Add Event My Events Log In

Upcoming Events

    LouLife

    Print this page

    Branden Klayko loved alleys. By the time the urbanist died of leukemia in June, the 33-year-old had written at least 12 articles about them for his popular blog, Broken Sidewalk, which covered urban design and development in Louisville. He looked at “urban canyons,” alleys nestled between high buildings, with a keen architect’s eye. “These alleys are likely to be very calm with the sounds of automobile traffic fading away onto the main street. There’s no need for sidewalks here, since the cramped quarters force traffic to move slowly and give automatic right of way to the pedestrian,” he wrote in one post. 

    “Imagine, though, if we started to utilize our alleys as more than just a place to store the dumpster or make deliveries,” Klayko wrote. “What if they could become a second city grid full of cafes and pubs and secret hidden gems? You would have to explore the city fabric to know it, and you would be held in the arms of the city’s architecture the entire way.”

    It’s appropriate, then, that an unnamed Butchertown alley — just south of Franklin Street, running from North Hancock Street to North Wenzel Street — is set to be named Branden Klayko Alley. It isn’t exactly an urban canyon. Part cobbles, part cracked pavement, it sneaks across streets and behind houses, corralled not by high-rises but by garage doors, backyard fences, gravel parking lots — things that are so mundane they are intimate, unbeautiful places where beautiful things happen, where children ride tricycles and folks walk their dogs and sip coffee on back balconies.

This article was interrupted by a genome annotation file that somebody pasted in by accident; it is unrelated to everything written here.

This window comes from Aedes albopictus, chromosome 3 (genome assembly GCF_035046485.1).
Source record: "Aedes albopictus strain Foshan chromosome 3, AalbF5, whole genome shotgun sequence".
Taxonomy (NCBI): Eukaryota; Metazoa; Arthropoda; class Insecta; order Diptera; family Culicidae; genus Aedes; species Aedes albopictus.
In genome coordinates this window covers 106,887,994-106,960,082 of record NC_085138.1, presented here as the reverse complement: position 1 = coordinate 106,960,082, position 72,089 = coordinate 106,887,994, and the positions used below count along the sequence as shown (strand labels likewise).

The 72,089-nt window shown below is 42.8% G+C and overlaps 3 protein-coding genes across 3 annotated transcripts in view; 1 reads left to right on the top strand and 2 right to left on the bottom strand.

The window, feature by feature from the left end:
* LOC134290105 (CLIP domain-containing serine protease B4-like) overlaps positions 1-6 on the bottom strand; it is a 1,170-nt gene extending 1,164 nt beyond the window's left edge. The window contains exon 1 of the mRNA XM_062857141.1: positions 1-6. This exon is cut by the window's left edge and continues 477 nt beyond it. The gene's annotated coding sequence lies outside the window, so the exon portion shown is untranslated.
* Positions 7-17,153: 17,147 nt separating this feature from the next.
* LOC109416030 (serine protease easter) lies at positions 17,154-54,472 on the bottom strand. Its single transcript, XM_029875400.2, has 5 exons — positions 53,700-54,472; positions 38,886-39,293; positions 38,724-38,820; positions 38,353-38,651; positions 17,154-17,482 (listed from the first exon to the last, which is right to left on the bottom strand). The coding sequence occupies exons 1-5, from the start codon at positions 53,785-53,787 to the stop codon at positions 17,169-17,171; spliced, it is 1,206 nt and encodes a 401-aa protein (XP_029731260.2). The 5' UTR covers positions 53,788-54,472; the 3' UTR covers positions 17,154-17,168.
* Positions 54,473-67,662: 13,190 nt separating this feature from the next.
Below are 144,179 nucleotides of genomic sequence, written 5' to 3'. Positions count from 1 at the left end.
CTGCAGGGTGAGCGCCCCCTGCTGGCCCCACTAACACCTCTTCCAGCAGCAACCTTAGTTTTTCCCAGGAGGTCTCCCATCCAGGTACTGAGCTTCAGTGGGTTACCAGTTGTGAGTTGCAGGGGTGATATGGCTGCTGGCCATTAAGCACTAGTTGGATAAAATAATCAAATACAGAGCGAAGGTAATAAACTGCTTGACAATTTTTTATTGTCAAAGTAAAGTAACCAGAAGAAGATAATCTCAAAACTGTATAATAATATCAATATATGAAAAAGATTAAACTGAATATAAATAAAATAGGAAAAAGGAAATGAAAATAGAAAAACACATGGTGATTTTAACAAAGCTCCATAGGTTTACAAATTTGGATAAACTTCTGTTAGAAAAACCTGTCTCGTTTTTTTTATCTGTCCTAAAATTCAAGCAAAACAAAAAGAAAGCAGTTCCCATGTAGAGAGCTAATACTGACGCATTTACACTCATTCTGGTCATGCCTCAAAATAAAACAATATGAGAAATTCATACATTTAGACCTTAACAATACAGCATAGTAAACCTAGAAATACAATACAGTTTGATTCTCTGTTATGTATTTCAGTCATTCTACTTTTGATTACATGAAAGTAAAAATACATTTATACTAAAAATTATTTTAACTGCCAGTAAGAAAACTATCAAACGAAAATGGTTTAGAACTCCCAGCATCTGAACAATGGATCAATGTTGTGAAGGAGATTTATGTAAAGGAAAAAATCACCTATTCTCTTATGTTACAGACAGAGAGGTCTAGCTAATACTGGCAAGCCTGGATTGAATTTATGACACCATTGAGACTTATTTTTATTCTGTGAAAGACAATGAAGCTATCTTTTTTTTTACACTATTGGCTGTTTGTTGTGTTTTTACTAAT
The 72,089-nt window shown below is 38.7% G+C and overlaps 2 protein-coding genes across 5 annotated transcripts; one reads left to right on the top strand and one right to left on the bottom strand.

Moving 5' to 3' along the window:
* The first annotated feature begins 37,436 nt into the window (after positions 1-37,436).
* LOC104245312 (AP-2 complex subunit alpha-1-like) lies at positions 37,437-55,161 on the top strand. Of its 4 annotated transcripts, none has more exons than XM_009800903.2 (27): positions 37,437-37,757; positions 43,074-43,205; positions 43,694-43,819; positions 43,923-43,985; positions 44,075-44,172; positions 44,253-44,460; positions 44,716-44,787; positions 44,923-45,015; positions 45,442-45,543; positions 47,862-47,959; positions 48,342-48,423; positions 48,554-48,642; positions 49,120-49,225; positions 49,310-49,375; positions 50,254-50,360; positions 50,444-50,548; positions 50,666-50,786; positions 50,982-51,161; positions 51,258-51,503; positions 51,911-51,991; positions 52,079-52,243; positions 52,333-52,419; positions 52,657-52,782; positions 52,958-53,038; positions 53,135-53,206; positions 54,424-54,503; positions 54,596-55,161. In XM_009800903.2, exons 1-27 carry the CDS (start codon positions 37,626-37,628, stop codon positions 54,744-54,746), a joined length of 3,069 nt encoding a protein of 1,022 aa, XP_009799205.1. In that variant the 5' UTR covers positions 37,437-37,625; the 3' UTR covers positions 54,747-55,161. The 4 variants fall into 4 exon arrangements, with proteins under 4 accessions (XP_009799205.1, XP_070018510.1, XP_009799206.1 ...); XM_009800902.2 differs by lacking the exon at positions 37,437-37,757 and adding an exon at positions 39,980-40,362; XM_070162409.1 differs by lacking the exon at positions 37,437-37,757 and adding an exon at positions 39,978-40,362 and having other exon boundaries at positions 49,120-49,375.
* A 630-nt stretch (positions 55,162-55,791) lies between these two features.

As urban planner Anthony Mattingly wrote in an application letter to get the name of the alley changed: “Through his writing and advocacy work, it is clear that Branden loved the entire city, but he particularly loved Butchertown, where he and his wife Melissa had just accepted an offer on a condo space on East Washington Street.” Branden Klayko Alley will be right at home, then, not held in the arms of the city’s architecture, but part of them.

    This originally appeared in the January 2018 issue of Louisville Magazine. To subscribe to Louisville Magazineclick here. To find us on newsstands, click here.

    Share On:

    Dylon Jones's picture

    About Dylon Jones

    Dylon Jones is a poet, essayist and journalist based in Louisville, Kentucky, where he serves as web editor for Louisville Magazine. His narrative journalism has earned him first-place awards in feature writing and profile reporting from the Society of Professional Journalists. In 2015, he was awarded the Flo Gault Poetry Prize by Sarabande Books. His poems will appear in Tinderbox Poetry Journal and The Collagist in 2018.

    More from author:  

    Upcoming Events

      Subscribe to this podcast in iTunes or RSS

      Event Finder

      Louisville Tickets